Originally scheduled to be held in Lewisburg, PA, the Synod of the Trinity’s annual Commission on Ministry/Commission on Preparation for Ministry (COM-CPM) gathering in 2020 was transformed into six workshops held virtually during the same scheduled two days in late April. The sessions dealt with challenges affecting many presbyteries, from changes in pastoral roles to how seminarians are different today than in years past.
An estimated 80 people (which is 20-plus more than normally turn out for this gathering) attended the six online workshops, which were led by leaders from around the Synod region. Below is a brief recap of the sessions with links to some of the resources that were shared during the talks.
A Future with Hope: A Workshop on Discernment and Moving Congregations from Full-Time to Part-Time Pastorates
The Rev. Leslie Mott, an interim minister currently serving in Middletown, NY, developed a year-long process for her session to discern whether to have their pastor go from full-time to part-time. Leslie has gone through this change as a pastor and listed some crucial findings:
- that it is a “bottom up” as well as a “top down” process
- to expect resistance and slow results as well as miracles of new life, shared ministry and increased mission
- there will usually be a yearning for return to the old model, even with success
She shared her biggest mistake: “I thought I could transition into part-time, but I kept finding myself doing full-time work.”
Find a few resources from this discussion here:
- “Part-Time is Plenty — Thriving without full-time clergy” (G. Jeffrey MacDonald)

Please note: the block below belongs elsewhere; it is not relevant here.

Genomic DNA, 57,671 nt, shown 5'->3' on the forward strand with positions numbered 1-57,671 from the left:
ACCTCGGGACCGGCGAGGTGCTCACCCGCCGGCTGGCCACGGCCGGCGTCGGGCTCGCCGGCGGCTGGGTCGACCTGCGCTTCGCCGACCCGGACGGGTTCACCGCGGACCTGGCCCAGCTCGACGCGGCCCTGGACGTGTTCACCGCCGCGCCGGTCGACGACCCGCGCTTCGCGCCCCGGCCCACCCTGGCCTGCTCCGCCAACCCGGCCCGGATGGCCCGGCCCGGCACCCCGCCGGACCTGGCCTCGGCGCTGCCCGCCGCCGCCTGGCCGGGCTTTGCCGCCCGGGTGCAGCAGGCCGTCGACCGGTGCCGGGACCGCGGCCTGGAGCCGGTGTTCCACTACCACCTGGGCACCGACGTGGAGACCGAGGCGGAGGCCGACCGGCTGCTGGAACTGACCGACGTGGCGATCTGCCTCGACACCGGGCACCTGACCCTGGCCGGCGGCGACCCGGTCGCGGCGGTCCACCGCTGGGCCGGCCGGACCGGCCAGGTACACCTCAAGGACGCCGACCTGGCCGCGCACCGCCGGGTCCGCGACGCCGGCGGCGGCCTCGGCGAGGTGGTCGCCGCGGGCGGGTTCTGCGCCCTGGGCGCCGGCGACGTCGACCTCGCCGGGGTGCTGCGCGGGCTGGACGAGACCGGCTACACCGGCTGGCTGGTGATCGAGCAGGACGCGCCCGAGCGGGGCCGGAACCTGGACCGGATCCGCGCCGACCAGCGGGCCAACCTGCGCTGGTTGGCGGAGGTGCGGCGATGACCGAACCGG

- Conversations About Expectations (Presbytery of Donegal)
- Pastor Time Expectations Worksheet (Presbytery of Donegal)
- Sample Goals Tracker (Presbytery of Donegal)
- Sample Weekly Project Tracker (Presbytery of Donegal)
The Role of CPM in an Ever-Changing World (Part I)
Rev. Brian Wallace, the associate minister for Pittsburgh Presbytery, spoke about changes that are occurring in seminaries these days. He said the average seminarian today is less knowledgeable when it comes to Presbyterian polity, theology and practice. Further, more of them are an “ecclesiastical refugees,” meaning they grew up in a different tradition and for a number of reasons have found their way to the PCUSA. The average seminarian is also less geographically flexible because their spouse is most likely the breadwinner and tied to their job and current location.
The seminary environment is also changing. As enrollment in seminary declines, seminaries are taking a more ecumenical approach that is less distinctively Presbyterian. One of the outcomes of this is that seminaries are accepting a higher percentage of applicants than in the past. “This is not a negative,” Brian said of the above observable trends, “this is just a statement of what is.”
“We have no idea what the short-term or long-term impact of COVID-19 will be, but we can make some educated guesses,” Brian concluded. “If we’re looking at an economic downturn, we sometimes find that seminary enrollment goes up because the job market isn’t as good. People who have thought about ministry and contemplated it, suddenly see pursing it as a more appealing option. We may see (the number of applicants) go down as people’s finances are negatively impacted.”
The Role of CPM in an Ever-Changing World (Part II)
Brian continued his discussion by looking at things from the pastoral search committee’s point of view. “What are we evaluating for?” he asked. “Is this person suitable, fit and ready for ordained ministry?”
Referencing the Book of Order, Brian listed six traits that can’t be taught (wisdom, maturity of faith, leadership skills, compassionate spirit, honest repute and sound judgment), saying that a pastor needs these traits to be an effective minister, regardless of a person’s background, education and sense of call.